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DuPage tourism agency seeks federal relief funds for hotels

With business travel still slumping, DuPage County’s hospitality industry faces a challenging road to recovery from the economic fallout of the pandemic, tourism officials say, and one of the higher-end hotels in the area is no exception.

As labor shortages persist, the Le Méridien at Oakbrook Center has to make do with fewer employees. Despite increasing wages for hourly staff, the hotel now has about 70 workers, still below the 99 employed before the onset of COVID-19.

“Our business has been operating at a net loss for the past two years, and we’re probably one of the more successful hotels in our competitive market,” manager Dick Turner said. “Staffing has been a continued challenge. We’re still working through that. I still clean rooms.”

To help boost hotel business, the DuPage Convention & Visitors Bureau is asking county board members to provide $2.8 million in federal COVID-19 relief funds for hotel grants and tourism marketing. That’s about 1.6% of the county’s $179 million allotment under the American Rescue Plan.

Many of the county’s hotels rely on business travel, conventions and trade shows that have been slow to rebound to pre-pandemic levels.

In the Chicago hotel market, the occupancy rate in January was 35.4% — among the lowest in the country — compared to 68% in sunny Miami, according to STR, a firm that tracks hotel data.

“DuPage is going to struggle to recover probably a little bit later than most because we do have such large, full-service hotels,” said Beth Marchetti, executive director of the county’s tourism agency.

Of the total request, the bureau would set aside $2 million to support hotels through grants. The hotels, in turn, could use the money for transportation, bid fees and other costs related to booking events.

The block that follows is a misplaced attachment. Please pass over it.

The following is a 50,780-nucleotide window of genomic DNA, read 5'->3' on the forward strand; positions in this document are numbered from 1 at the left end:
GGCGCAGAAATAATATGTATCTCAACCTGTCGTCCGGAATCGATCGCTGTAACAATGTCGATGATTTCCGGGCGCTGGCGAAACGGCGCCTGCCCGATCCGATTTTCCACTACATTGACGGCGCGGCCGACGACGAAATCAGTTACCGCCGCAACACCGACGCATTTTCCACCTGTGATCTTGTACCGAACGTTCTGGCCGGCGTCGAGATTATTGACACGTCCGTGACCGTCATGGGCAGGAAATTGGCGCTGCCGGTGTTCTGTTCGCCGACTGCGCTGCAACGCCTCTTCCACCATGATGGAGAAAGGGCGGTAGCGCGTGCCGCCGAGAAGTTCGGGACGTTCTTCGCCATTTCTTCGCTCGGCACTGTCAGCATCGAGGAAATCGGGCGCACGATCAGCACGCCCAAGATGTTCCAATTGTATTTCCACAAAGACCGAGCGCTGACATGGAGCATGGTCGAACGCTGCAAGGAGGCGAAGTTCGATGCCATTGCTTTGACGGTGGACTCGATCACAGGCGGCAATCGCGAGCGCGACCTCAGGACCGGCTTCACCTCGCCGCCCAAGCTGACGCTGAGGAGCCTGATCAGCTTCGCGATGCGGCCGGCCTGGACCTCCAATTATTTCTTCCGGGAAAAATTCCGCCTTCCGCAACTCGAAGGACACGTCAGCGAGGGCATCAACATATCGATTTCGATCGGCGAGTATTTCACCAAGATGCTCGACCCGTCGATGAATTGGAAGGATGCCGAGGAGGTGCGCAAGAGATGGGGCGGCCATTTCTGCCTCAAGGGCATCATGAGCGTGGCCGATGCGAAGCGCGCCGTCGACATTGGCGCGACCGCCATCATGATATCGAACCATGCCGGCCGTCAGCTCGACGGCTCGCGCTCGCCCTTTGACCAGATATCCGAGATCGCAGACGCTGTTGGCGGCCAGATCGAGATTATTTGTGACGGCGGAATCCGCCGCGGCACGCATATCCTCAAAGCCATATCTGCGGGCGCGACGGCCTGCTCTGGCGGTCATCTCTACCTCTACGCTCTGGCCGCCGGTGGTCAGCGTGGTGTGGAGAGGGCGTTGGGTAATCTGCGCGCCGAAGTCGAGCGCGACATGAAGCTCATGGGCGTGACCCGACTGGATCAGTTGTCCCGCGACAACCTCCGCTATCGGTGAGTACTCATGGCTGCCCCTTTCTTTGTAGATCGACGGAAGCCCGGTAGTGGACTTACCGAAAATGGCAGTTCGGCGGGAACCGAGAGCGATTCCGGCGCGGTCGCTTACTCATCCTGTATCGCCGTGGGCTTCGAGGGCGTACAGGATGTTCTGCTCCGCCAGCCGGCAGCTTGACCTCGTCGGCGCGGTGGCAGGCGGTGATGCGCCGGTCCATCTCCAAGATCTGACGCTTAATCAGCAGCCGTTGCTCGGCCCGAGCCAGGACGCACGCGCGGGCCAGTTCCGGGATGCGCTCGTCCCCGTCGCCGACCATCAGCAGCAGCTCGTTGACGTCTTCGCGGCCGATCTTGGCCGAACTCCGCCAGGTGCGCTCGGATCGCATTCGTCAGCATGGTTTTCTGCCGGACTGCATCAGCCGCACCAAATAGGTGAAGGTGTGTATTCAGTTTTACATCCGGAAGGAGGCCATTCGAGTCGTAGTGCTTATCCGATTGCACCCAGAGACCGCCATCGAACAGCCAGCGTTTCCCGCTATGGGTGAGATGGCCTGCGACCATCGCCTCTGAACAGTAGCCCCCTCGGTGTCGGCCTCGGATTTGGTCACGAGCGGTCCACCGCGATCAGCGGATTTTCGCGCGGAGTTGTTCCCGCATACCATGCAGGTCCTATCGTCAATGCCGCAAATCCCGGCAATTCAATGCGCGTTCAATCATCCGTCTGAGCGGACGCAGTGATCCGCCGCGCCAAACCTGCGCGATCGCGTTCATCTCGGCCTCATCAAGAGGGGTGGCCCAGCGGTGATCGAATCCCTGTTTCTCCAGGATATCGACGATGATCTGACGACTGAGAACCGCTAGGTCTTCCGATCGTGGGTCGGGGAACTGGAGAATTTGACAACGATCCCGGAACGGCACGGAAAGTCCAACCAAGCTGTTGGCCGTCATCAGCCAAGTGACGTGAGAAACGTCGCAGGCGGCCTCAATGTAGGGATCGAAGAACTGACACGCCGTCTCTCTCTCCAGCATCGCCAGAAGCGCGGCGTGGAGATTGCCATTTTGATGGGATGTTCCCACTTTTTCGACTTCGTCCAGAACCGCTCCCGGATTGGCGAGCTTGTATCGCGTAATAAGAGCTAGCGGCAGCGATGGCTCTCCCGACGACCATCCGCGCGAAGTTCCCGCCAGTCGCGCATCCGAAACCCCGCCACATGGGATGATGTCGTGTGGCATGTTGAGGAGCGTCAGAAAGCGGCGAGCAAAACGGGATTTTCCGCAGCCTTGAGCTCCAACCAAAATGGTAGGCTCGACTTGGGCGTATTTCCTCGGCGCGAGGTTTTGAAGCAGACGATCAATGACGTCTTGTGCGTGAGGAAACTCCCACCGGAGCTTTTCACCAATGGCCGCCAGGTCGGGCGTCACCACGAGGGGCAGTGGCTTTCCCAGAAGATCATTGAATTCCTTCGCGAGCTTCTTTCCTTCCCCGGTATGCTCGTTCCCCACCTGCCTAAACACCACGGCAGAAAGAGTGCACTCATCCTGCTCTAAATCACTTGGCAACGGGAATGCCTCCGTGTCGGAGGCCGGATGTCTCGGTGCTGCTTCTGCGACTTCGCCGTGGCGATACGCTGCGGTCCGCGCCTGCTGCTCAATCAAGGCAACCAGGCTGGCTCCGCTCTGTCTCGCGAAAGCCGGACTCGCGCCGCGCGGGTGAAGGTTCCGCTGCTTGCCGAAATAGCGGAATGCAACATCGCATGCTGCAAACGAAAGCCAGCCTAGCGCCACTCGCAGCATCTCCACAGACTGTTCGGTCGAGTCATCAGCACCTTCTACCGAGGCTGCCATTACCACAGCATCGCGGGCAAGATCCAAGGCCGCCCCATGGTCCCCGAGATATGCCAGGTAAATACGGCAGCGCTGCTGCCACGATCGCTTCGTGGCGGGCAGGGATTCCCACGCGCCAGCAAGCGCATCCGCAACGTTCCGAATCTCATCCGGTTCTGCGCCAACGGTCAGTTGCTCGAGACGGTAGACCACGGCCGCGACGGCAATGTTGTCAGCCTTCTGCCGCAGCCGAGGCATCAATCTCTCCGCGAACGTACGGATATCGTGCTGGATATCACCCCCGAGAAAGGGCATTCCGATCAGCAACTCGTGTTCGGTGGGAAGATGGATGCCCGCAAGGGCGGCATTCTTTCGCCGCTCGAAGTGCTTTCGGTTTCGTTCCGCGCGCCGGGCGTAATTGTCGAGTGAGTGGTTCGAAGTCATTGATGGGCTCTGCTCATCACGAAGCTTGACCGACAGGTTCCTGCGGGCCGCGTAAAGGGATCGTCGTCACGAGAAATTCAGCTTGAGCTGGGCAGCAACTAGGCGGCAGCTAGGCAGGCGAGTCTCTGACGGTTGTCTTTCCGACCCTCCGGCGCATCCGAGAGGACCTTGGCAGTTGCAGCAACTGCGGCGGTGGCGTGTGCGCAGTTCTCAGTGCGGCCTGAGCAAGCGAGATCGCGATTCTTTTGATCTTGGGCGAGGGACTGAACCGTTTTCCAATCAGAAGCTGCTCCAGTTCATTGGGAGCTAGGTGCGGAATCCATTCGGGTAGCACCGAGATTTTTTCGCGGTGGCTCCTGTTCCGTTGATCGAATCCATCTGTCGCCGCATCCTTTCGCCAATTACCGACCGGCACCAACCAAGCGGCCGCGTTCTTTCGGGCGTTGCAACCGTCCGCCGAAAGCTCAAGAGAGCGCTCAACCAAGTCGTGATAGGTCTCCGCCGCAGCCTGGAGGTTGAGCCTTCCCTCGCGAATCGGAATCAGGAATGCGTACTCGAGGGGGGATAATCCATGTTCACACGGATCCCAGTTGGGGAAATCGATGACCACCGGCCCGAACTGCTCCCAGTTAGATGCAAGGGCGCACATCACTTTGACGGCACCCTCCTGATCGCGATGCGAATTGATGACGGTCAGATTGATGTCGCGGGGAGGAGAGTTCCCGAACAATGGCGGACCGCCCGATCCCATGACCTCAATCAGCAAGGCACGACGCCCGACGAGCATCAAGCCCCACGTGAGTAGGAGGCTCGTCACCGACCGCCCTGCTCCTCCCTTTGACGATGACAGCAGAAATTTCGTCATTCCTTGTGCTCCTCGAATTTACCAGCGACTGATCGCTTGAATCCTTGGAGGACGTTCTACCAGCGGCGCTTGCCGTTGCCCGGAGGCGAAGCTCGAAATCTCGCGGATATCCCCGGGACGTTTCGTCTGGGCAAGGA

“They’ve had to sell off their shuttles. They no longer have some of the in-house AV equipment,” Marchetti told a county board committee last week. “They need help with hybrid meetings.”

Marchetti also is proposing $750,000 for a Choose DuPage and bureau marketing program. The remainder of the funds — $50,000 — would go toward resurrecting a regional tourism effort facilitated by the Chicago Metropolitan Agency for Planning.

Without the funds, DuPage hotels could be left at a competitive disadvantage as other counties and communities spend American Rescue Plan dollars on promoting tourism, Marchetti and some board members said.

“We need to help our hotels,” said county board member Amy Chavez, chair of the panel’s economic development committee. “We need to help the tourism industry. We need to make sure that DuPage is a strong player in this market. We can’t let these other communities out-market us.”

Board member Jim Zay said he wants to see a breakdown of towns that already have or plan to disperse some of their share of American Rescue Plan funds for local hotels.

Legislation introduced in Springfield also calls for the Illinois Department of Commerce and Economic Opportunity to award a one-time grant to the operator of each hotel in the state in an amount equal to $1,500 for each room. DuPage has an inventory of 16,000 rooms, meaning the county’s hotels would stand to receive $24 million, Marchetti said. Even if the state were to appropriate that money, hotels would have to use at least 80% of those grants on payroll costs, including wages and benefits for their workforce.

“Our industry was decimated. Once this pandemic started, a lot of people were furloughed,” said Kym Myers, general manager of the Westin hotel in Lombard. “A lot of people were laid off. And a lot of those people have not come back.”

By contrast, the county’s grant program is meant to help hotels bring back corporate and group business. The county board could vote on the funding proposal on March 8.

Source: The Daily Chronicle

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